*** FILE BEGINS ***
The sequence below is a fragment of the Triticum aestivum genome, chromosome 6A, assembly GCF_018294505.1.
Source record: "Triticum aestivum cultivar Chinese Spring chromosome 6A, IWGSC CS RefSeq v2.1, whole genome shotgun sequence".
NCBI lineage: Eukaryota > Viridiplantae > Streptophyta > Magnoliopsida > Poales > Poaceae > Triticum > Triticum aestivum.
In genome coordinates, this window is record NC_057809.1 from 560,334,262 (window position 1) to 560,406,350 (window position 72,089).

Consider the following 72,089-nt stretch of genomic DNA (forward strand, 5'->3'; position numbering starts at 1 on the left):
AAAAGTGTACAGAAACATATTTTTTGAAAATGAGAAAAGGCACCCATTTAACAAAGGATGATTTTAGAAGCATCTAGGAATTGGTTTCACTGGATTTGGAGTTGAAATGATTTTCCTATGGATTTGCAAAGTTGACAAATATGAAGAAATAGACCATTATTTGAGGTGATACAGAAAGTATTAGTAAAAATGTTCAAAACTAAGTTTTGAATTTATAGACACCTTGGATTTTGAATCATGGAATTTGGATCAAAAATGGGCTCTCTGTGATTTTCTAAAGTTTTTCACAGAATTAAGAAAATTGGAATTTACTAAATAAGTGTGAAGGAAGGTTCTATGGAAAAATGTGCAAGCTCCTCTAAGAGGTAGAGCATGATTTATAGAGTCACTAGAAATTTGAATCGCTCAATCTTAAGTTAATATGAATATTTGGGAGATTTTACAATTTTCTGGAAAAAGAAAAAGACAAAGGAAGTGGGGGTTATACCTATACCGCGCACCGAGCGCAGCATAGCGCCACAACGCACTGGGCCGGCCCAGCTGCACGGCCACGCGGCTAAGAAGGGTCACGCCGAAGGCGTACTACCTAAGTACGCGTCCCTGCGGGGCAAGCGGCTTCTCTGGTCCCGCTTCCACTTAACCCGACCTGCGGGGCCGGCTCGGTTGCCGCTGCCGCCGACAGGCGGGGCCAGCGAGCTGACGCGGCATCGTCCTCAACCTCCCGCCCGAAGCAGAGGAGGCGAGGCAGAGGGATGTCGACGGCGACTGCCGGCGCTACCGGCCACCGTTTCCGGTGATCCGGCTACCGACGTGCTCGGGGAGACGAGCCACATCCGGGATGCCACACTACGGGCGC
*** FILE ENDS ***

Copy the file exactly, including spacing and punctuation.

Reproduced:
The sequence below is a fragment of the Triticum aestivum genome, chromosome 6A, assembly GCF_018294505.1.
Source record: "Triticum aestivum cultivar Chinese Spring chromosome 6A, IWGSC CS RefSeq v2.1, whole genome shotgun sequence".
NCBI lineage: Eukaryota > Viridiplantae > Streptophyta > Magnoliopsida > Poales > Poaceae > Triticum > Triticum aestivum.
In genome coordinates, this window is record NC_057809.1 from 560,334,262 (window position 1) to 560,406,350 (window position 72,089).

Consider the following 72,089-nt stretch of genomic DNA (forward strand, 5'->3'; position numbering starts at 1 on the left):
AAAAGTGTACAGAAACATATTTTTTGAAAATGAGAAAAGGCACCCATTTAACAAAGGATGATTTTAGAAGCATCTAGGAATTGGTTTCACTGGATTTGGAGTTGAAATGATTTTCCTATGGATTTGCAAAGTTGACAAATATGAAGAAATAGACCATTATTTGAGGTGATACAGAAAGTATTAGTAAAAATGTTCAAAACTAAGTTTTGAATTTATAGACACCTTGGATTTTGAATCATGGAATTTGGATCAAAAATGGGCTCTCTGTGATTTTCTAAAGTTTTTCACAGAATTAAGAAAATTGGAATTTACTAAATAAGTGTGAAGGAAGGTTCTATGGAAAAATGTGCAAGCTCCTCTAAGAGGTAGAGCATGATTTATAGAGTCACTAGAAATTTGAATCGCTCAATCTTAAGTTAATATGAATATTTGGGAGATTTTACAATTTTCTGGAAAAAGAAAAAGACAAAGGAAGTGGGGGTTATACCTATACCGCGCACCGAGCGCAGCATAGCGCCACAACGCACTGGGCCGGCCCAGCTGCACGGCCACGCGGCTAAGAAGGGTCACGCCGAAGGCGTACTACCTAAGTACGCGTCCCTGCGGGGCAAGCGGCTTCTCTGGTCCCGCTTCCACTTAACCCGACCTGCGGGGCCGGCTCGGTTGCCGCTGCCGCCGACAGGCGGGGCCAGCGAGCTGACGCGGCATCGTCCTCAACCTCCCGCCCGAAGCAGAGGAGGCGAGGCAGAGGGATGTCGACGGCGACTGCCGGCGCTACCGGCCACCGTTTCCGGTGATCCGGCTACCGACGTGCTCGGGGAGACGAGCCACATCCGGGATGCCACACTACGGGCGC